Computer time resources
by Markus Kuhn
One of my side-line interests in computing are mechanisms and standards related to handling time, in particular conventional complications such as leap seconds and civilian time zones. This page is my bookmark list on the subject and also lists some work that I have done in this area.
If you are not familiar with concepts such as leap seconds, TAI, UTC, UT1, then these brief introductory references will help you to get started:
Excellent more detailed tutorials on the definition of the various timescales are
- Astronomical Time by Dennis D. McCarthy, Proc. IEEE, Vol. 79, No. 7, July 1991, pp. 915-920. (see also the other papers in this special issue on time and frequency standards)
- The Science of Timekeeping, by David W. Allan, Neil Ashby, Clifford C. Hodge, Hewlett Packard Application Note 1289, 1997.
Further information is available from various government and scientific organizations that handle the definition and dissemination of various aspects of time:
- U.S. Naval Observatory, Washington D.C.
- Physikalisch-Technische Bundesanstalt (PTB) in Braunschweig, Germany
- National Physical Laboratory (NPL), England
- International Earth Rotation Service (IERS), Paris
- Bureau International des Poids et Mesures, Paris
- ITU-R Recommendation TF.460-4 defines Coordinated Universal Time (UTC) and how leap seconds are inserted into it. Other relevant ITU-R TF recommendations and drafts are available from the ITU server.
- Leap second table from IERS.
- IAU(1997) Recommendation B1 defines the Julian Date and MJD.
- ISO 8601 specifies the international standard date (YYYY-MM-DD) and time (23:59) notation.
- National time laws:
- Britain: Joseph S. Myers' essay, Lord Tanlaw's proposal to change to UTC in 1997
- Germany: Zeitgesetz of 1978 (English translation)
- European Union: Directive 2000/84/EC of the European Parliament and of the Council of 19 January 2001 on summer-time arrangements, Official Journal L 031, 2001-02-02, pp 21-22.
- France: Seago/Seidelmann quote "Décret no. 78-885 du 9 août 1978, loc. cit. 3080"
- New Zealand: Time Act of 1974
- Switzerland: Zeitgesetz of 1980
- United States: United States Code, Title 15, Chapter 6, Subchapter IX – Standard time
Leap seconds were introduced in 1971 to reconcile astronomical time, which is based on the rotation on the earth, and physical time, which can me measured with amazing accuracy using atomic clocks.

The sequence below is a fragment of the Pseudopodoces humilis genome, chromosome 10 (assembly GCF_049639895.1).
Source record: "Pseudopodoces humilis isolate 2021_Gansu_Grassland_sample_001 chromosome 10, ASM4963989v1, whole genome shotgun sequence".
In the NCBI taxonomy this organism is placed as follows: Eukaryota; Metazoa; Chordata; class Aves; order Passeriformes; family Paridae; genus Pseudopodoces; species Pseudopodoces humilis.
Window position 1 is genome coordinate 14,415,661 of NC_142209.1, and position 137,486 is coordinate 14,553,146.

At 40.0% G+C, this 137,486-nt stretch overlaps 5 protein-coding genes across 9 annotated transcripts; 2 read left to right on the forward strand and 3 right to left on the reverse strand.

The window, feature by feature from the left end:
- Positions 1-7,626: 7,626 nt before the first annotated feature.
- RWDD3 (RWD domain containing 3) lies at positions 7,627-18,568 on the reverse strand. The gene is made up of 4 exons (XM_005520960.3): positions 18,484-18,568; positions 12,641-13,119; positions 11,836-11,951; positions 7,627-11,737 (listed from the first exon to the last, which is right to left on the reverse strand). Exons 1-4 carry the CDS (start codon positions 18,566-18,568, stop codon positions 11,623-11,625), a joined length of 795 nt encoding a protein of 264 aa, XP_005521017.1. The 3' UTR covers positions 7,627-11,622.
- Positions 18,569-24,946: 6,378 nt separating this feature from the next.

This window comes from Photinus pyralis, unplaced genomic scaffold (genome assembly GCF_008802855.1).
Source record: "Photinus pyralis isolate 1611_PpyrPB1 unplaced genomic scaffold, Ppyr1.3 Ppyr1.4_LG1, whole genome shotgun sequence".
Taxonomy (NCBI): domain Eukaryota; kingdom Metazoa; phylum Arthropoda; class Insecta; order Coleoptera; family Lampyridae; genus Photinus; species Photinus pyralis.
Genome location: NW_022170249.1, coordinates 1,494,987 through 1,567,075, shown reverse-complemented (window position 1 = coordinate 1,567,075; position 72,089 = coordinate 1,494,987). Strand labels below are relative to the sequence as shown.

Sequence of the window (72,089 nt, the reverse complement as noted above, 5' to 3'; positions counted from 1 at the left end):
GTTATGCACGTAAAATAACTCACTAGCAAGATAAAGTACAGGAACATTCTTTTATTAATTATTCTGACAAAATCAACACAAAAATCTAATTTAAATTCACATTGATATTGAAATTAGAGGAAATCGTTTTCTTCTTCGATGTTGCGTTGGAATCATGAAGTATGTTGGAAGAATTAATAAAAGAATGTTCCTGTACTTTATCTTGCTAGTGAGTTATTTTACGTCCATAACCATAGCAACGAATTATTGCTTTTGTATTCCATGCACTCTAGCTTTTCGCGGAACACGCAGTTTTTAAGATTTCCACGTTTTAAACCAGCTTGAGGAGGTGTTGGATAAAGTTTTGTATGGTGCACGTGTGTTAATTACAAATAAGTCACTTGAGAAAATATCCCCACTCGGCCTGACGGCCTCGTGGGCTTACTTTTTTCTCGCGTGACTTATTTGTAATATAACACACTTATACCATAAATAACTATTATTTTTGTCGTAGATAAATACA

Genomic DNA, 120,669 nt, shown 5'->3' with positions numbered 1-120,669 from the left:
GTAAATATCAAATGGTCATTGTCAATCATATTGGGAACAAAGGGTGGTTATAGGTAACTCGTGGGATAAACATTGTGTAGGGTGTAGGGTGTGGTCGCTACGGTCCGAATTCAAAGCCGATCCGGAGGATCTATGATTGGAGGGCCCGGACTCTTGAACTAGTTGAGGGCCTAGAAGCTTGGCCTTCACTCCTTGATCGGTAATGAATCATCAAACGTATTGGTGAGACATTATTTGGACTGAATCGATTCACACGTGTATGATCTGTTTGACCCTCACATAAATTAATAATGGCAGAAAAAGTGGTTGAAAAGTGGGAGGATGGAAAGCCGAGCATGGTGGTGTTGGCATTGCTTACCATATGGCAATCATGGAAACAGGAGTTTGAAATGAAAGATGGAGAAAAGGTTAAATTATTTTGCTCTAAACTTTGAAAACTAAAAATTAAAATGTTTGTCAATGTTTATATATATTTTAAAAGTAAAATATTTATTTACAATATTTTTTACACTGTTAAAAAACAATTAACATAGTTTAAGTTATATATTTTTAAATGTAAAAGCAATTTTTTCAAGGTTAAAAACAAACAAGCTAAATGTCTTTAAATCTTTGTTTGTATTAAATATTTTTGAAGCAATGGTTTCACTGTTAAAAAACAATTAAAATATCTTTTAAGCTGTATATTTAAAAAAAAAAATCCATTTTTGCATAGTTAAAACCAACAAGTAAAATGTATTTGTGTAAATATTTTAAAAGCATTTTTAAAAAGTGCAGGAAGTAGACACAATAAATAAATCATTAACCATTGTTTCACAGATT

An in-depth introduction into leap seconds, especially in the context of recent proposals to get rid of them, is
- Nelson, McCarthy, et al.: The leap second: its history and possible future, Metrologia, Vol. 38, pp. 509-529, 2001. (PDF made available here with permission, IoP original)
A consultation process has been underway since 1999, initiated by several international scientific organizations (ITU, URSI, IAU, etc.), to study whether the definition of UTC should be modified. In particular, it has been proposed to remove leap seconds from what is the basis of almost all regional civilian time zones, effectively decoupling civilian time keeping from the rotation of the earth. More information ...
Broadcast of standard time
UTC signals are made freely available via various forms of broadcast:
- National physics laboratory low-frequency radio time signals
- US Air Force NAVSTAR Global Positioning System (GPS) satellite constellation
- Internet Network Time Protocol (NTP)
- Various digital radio and TV broadcast standards such as Digital Radio Mondiale (DRM), Radio Data System (RDS), Digital Video Broadcast (DVB), etc.
- many others ...
Application program interfaces
Computer programs access the clock managed by the operating systems via a standardized application program interface. Existing ones such as that provided in the ISO C and POSIX standards leave a lot to be desired, which motivated to write up a
that explores what a comprehensive clock interface for application programs could look like.
[This section needs a cleanup.]
- The Olson tz library is a free implementation of the time functions in the C standard and comes with a comprehensive and well-maintained database of time zones.
- Paul Eggert's critical comments on an older time API proposed in N2620, which were formally submitted to the ISO C99 committee in N834, as well as Paul Eggert's response to the unsatisfactory reply of the US C committee (NCITS/J11/98-048) on his first comments.
- The POSIX.1 standard defines the Seconds since the epoch integer encoding of UTC time values, the <time.h> Unix clock and timer API using it, and the TZ environment variable a format for simple timezone descriptor strings.
- The POSIX.2 standard describes the date command, which provides additional conversion specifiers over those of the old strftime.
- The International Standard Date and Time Notation specified in ISO 8601.
- Mills, D.L. Improved algorithms for synchronizing computer network clocks. IEEE/ACM Trans. Networks (June 1995), 245-254.
- Mills, D.L. Unix kernel modifications for precision time synchronization. Electrical Engineering Department Report 94-10-1, University of Delaware, October 1994, 24 pp. (Defines the ntp_gettime() and ntp_adjtime() system calls.)
- Various other papers by David Mills on NTP and the kernel PLL.
- A summary of calendar algorithms is Calendrical Calculations by Nachum Dershowitz and Edward M. Reingold, Software-Practice and Experience, vol 20, no 9, September 1990, pp 899-928, as well as the book of the same title by these authors (Cambridge University Press, 1997).
- The IAU's Standards Of Fundamental Astronomy (SOFA) project published various reference algorithms for astronomic applications including a couple of calendar and time-scale conversion functions.
created 2003-07-01 – last modified 2003-08-12 – http://www.cl.cam.ac.uk/~mgk25/time/